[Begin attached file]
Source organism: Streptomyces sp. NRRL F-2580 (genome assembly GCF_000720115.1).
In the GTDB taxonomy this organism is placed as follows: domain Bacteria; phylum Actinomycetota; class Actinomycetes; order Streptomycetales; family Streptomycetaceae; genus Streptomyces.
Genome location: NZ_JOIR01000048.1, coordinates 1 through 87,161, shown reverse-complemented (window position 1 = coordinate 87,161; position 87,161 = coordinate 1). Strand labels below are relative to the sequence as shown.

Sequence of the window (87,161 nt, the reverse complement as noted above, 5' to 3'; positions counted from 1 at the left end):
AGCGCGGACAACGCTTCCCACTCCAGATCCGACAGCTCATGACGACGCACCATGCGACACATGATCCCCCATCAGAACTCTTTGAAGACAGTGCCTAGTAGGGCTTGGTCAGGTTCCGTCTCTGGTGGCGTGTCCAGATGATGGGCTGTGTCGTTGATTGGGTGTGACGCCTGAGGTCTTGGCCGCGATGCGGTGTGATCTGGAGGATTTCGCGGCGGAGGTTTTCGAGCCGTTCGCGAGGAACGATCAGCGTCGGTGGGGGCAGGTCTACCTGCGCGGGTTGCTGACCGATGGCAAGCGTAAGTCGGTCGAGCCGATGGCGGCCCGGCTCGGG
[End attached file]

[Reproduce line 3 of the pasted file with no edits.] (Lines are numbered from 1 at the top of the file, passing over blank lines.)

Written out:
Genome location: NZ_JOIR01000048.1, coordinates 1 through 87,161, shown reverse-complemented (window position 1 = coordinate 87,161; position 87,161 = coordinate 1). Strand labels below are relative to the sequence as shown.